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5 Regime des Visuellen | LVA: 264.097 | WHOSE IS THE CAPITAL, ANYWAY?

Pruitt-Igoe Housing Project's Demolition 1972 (credit: U.S. Department of Housing, public license)


LVA: 264.097, Regime des Visuellen VU 2,0h/2,5ECTS

Time: Mondays, 10-14h

Location: Institut für Kunst und Gestaltung, Karlsgasse 11, Hochparterre - Seminarraum 2, A-1040 Wien 

Die Lehrveranstaltung wird in englischer Sprache abgehalten. / This course will be held in English.


Cycles of Building Capital and Undoing Capitalism

The course Whose is the Capital, Anyway? will focus on different critical theoretical discussions and representations of the concept of building capital in art, architecture, visual culture and urban space. The main question from the title will be complemented by the questions about different existing concepts of access to common wealth and capital and about the problems with its distribution and redistribution.
The seminars and workshops will address the current contradictions of the cycles in capitalism and will look at the resistances to the dominant capitalist mode of production and reproduction in relevant historic and recent activist movements. Different sessions will offer a space for cross-disciplinary enquiry that will start from various theoretical and critical traditions (e.g. Frankfurt critical theory, post-Marxist, postcolonial, Italian autonomists, etc.) that positioned themselves counter the dominant capitalist mode of production of capital and the reproduction of human labour. Each of the individual sessions will use some of the basic Marxist concepts (e.g. use and exchange value, surplus, property, base and superstructure, et.) that are topical for understanding the contradictions between the means, forces, relations and modes of production, building, distributing and redistributing of the capital. Ultimately the main aim will be to unravel the complexities and contradictions of the general division between material and symbolic, immaterial capital and its different kinds: aspirational, socio-cultural, linguistic, navigational, familial and resistant capital and how they relate with financial and cognitive capitalism. The inner contradictions of reproduction and distribution of capital in communist, capitalist, transitional economic models and the resistant activist movements towards globalisation, unequal development, “accumulation with dispossession”, exploitation of human reproduction and gender inequality, anti-Semitic and other racial stereotypes related to imperialism, will be discussed through looking at different theoretical texts, art works, documentaries and feature films. The seminar discussions will also try to encompass the potentials of the historic and more recent attempts for alternative economies and modes of production and reproduction of common cultural wealth and community capital and to provoke the students to explore the potentials of the social resistant movements for undoing capitalism.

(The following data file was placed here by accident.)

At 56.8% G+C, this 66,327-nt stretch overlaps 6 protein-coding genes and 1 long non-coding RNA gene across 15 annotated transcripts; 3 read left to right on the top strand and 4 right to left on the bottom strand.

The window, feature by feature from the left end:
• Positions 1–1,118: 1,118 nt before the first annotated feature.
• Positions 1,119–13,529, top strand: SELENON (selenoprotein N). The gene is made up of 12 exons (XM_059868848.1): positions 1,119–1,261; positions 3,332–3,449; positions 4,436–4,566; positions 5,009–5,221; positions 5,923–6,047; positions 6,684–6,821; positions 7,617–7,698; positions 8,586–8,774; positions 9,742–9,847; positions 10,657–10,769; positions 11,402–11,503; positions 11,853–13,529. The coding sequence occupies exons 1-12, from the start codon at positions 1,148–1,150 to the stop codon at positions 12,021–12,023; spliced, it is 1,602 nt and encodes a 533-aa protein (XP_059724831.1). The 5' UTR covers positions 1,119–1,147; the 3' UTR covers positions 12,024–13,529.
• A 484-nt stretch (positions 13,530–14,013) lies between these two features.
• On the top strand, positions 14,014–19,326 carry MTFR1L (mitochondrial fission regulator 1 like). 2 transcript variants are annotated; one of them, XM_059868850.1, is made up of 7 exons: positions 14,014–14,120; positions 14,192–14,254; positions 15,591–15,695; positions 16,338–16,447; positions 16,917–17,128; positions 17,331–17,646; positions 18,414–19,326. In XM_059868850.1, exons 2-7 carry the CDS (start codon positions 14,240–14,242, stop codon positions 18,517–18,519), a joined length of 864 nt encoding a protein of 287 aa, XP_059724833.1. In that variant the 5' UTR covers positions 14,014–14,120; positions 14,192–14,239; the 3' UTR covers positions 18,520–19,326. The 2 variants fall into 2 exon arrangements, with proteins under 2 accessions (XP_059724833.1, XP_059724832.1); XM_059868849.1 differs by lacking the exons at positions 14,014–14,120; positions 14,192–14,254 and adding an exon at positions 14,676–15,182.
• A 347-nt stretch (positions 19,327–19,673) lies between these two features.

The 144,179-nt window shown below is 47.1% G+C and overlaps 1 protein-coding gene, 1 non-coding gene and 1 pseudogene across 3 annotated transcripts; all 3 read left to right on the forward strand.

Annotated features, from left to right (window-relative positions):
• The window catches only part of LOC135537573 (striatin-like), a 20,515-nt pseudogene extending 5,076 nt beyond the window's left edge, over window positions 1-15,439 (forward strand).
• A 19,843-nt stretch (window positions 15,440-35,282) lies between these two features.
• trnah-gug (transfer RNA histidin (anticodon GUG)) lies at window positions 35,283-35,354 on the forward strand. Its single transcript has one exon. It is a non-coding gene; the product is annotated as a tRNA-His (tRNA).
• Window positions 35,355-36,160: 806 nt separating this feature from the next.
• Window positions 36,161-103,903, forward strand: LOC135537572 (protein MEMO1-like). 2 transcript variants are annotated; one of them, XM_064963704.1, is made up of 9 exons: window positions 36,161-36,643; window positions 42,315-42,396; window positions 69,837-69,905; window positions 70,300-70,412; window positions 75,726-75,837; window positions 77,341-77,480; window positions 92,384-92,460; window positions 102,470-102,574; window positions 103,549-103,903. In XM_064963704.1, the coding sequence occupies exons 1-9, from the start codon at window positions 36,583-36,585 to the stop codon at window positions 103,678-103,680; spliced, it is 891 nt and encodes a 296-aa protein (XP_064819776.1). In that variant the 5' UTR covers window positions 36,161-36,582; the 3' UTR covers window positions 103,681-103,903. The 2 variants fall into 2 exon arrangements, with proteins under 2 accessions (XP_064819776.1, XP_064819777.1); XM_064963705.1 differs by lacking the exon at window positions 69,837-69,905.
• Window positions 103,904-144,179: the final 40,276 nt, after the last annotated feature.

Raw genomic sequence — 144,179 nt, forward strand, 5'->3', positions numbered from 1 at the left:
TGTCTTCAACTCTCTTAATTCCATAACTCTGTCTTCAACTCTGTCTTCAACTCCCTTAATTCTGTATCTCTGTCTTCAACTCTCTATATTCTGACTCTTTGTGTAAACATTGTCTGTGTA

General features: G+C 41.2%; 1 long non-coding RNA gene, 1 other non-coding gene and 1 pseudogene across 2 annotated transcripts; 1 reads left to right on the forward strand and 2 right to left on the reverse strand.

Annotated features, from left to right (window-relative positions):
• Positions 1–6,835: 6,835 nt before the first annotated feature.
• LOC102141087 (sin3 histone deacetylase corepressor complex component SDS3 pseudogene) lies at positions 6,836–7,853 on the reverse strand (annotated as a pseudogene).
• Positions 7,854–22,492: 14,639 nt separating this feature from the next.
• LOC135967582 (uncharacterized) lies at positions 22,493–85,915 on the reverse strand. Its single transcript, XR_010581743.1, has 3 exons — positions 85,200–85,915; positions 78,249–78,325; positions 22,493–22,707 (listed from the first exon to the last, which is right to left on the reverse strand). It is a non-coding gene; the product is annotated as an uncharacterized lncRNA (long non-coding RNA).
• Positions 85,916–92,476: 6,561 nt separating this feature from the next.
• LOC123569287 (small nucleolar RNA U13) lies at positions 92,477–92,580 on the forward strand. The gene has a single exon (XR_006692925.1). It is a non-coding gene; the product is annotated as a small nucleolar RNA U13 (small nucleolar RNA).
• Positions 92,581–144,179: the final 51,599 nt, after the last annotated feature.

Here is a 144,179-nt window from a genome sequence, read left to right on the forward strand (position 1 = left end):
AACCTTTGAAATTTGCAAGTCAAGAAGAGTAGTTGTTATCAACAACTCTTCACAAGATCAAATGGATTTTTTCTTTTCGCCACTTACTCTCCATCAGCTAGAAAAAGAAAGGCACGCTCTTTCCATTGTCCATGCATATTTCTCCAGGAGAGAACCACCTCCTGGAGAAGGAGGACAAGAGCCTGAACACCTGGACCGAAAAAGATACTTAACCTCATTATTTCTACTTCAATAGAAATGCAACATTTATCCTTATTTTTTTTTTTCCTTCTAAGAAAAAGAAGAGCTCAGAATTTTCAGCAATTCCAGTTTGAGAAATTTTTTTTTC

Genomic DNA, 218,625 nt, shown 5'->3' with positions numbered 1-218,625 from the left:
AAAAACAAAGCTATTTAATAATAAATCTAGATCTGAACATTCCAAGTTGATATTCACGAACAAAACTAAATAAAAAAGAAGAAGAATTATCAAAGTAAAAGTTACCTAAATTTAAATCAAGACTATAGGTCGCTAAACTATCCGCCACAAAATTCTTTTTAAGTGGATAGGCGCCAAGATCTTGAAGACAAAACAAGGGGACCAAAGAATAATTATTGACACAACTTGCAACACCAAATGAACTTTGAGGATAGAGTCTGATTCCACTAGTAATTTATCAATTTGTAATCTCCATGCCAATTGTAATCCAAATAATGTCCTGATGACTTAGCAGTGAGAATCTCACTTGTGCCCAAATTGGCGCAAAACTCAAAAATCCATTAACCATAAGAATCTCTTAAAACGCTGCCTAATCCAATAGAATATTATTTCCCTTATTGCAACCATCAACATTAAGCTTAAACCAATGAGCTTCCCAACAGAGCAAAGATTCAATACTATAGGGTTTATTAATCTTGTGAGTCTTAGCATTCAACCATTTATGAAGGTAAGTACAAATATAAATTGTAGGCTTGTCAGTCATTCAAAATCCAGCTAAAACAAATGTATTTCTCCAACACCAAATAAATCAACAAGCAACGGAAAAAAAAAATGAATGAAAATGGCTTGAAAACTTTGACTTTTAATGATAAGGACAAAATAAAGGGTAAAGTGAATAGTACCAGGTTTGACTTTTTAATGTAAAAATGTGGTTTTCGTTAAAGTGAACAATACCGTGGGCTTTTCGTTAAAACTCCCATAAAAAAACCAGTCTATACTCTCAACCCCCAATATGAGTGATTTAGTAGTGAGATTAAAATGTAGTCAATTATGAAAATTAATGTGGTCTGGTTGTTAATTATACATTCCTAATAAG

13 October, 10:00-14:00, Prof. Dr. Suzana Milevska

Penelope’s Web: Cycles and Contradictions in Capitalism

The introductory session will map various traditions and concepts of representation of cycles of developing capital and crisis in capitalism as they are addressed in theory, art and visual culture. The example of the demolition of the St. Louis's Pruitt-Igoe high-rise development housing project in 1972, arguably the most infamous public housing project ever built in the United States, will be referred to as a kind of metaphor of the capitalist cycles of rise and failure of building capital (only a few years after Pruitt-Igoe’s completion in 1956, rising disrepair, vandalism, and crime plagued this product of the postwar federal US public-housing program). Additionally presentations of examples of various work-refusal concepts and non-money based societies will be presented as capitalism-resisting projects in order to prepare the students for their assignment. The second half of the session will be reserved for introduction and preparation of the students for the group projects’ workshop: REDISTRIBUTION: Building Capital beyond Capitalism